The tiny, still-communist, and only land-locked country in Southeast Asia has taken on the ASEAN chairmanship for this year, raising the profile of this seemingly geopolitically obscure state to global proportions.
Kerry turned heads when he related how the Laotian Prime Minister supposedly told him that "he wants maritime rights protected, and he wants to avoid militarization and to avoid conflict", a slew of anti-Chinese euphemisms that are commonly employed when addressing the South China Sea dispute. Curiously, Laos chose a policy of ambiguity in neither confirming nor denying this exchange, despite China being one of its main economic partners and strategically cooperating with it in the context of building the ASEAN Silk Road from Kunming to Singapore.
Delving deeper into what's happening, it's apparent that Laos is actually much more geopolitically relevant than most observers had earlier recognized. Because of the US' outreaches per its Pivot to Asia, Laos is now in a state of limbo in balancing between the unipolar and multipolar worlds, having become a focal point of rivalry in the New Cold War.
The Regional Paradigm
Laos' foreign policy has been to transform its supposed land-locked vulnerability into being a "land-linked" geopolitical advantage, utilizing its pivotal location to become a crucial transit state between the major and developing economies of China, Thailand, Vietnam, Myanmar, and Cambodia. It also aims to overlap this vision with its enormous hydroelectric potential to become the "battery of Southeast Asia". For these fundamental reasons, Laos is a serious object of strategic interest for its neighbors, especially rivals China and Vietnam:
Although there's the theoretical chance of running the proposed route through Myanmar or Vietnam-Cambodia en route to the Thai rail hub, civil war in the former and the government's generally hostile stance vis-à-vis its contested maritime claims in the latter make both of them an unreliable partners.
For these reasons, Laos is as crucial to China's mainland ASEAN strategy as the Strait of Malacca is to its maritime counterpart, which partially explains the US' sudden resurgence of interest in the country and why any perceived American inroads are viewed with alarm from Beijing.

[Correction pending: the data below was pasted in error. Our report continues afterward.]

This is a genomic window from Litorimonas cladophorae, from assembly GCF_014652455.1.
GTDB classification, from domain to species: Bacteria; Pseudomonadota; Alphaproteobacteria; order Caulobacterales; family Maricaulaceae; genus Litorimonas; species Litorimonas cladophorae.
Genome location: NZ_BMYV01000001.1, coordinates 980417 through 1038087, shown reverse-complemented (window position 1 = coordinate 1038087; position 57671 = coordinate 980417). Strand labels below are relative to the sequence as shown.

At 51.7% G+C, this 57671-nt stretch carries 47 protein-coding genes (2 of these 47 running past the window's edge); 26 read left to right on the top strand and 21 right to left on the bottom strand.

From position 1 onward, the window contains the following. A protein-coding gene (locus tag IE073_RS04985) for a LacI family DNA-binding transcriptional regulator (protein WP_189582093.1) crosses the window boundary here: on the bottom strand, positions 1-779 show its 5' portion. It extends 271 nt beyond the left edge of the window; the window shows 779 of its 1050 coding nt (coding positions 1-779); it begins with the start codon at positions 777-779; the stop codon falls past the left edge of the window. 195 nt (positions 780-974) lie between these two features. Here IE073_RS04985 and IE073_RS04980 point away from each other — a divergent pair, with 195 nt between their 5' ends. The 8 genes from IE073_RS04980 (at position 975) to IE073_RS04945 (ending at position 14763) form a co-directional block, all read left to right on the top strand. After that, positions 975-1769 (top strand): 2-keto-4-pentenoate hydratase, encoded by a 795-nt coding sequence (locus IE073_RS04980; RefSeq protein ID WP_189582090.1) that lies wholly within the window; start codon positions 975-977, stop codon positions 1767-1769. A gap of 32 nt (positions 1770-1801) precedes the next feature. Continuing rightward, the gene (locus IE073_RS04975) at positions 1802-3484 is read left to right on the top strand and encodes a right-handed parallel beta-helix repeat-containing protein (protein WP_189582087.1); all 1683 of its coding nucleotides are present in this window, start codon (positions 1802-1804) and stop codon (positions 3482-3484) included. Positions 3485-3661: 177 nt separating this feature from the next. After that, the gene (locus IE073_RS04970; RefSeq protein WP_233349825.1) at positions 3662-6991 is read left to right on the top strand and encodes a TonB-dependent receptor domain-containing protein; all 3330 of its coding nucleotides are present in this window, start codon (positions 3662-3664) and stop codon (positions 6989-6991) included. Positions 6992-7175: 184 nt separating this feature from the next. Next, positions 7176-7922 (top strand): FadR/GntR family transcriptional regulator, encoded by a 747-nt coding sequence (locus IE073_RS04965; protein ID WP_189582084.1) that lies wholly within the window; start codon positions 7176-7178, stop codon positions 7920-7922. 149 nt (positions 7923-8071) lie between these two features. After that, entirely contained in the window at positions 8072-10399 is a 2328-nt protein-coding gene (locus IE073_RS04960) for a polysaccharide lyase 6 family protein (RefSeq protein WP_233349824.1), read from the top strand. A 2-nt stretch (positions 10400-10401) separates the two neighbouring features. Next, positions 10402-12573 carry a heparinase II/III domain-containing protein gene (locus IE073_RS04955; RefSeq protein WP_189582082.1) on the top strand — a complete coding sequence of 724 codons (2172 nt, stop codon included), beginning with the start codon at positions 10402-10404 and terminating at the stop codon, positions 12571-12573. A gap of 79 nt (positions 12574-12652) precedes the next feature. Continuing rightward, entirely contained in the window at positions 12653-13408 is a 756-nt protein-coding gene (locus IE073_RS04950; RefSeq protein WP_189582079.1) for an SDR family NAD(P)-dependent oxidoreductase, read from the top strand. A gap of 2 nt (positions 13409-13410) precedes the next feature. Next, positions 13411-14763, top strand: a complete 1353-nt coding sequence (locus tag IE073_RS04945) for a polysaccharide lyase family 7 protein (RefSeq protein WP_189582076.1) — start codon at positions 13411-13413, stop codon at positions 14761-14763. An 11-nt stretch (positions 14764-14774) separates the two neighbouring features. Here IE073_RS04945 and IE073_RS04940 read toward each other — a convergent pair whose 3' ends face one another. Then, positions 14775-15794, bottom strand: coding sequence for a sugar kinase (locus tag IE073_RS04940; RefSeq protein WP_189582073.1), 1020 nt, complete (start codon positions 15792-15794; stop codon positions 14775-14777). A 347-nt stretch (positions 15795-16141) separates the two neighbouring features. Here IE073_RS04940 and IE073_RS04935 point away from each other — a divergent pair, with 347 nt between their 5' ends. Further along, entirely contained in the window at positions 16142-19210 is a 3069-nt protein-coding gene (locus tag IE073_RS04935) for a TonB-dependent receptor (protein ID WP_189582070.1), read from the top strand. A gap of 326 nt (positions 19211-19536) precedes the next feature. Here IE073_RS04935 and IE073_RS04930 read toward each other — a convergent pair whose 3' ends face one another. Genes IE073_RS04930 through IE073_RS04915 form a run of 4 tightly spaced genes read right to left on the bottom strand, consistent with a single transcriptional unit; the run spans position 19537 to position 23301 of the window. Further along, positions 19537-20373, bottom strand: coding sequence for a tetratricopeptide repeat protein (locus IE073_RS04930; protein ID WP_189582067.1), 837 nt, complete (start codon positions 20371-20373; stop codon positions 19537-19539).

On the other hand, Laos is very close to Vietnam, having nurtured extraordinarily close ties through their shared American-inflicted suffering and brave wartime legacy in fighting against imperialism. The ideological solidarity between their two communist parties is also a plus, and it was for this reason that Laos previously sided with Vietnam against China during the Old Cold War and even allowed it to base some of its soldiers there.
Although Laos rapidly warmed up to China after 1989, Vietnam still retained some influence over its neighbor, and it's now seeking to harness its existing soft power investments there in making a forthcoming move for its neighbor's full allegiance. Joining the TPP and initiating the CLV Development Triangle with Laos and Cambodia are seen as ways for Hanoi to economically court these two states away from China's sphere of interests.
Vietnamese strategists consider this as a grand mainland countermove to what they perceive as China's "aggressive" maritime policies, and if carried out to its full potential, it could have direct implications for the viability of the ASEAN Silk Road.
The New American Way
Washington has been progressively bettering its ties with Myanmar and lifting its brutal sanctions regime against the country since the latter's 2011 elections, and it's currently on course to do something similar with Cuba. As regards Iran, the UNSC sanctions were removed as planned, but lesser unilateral ones were implemented in their place, showing that the ‘New American Way' has its limits and is a mixed bag of success with various ulterior motives in mind.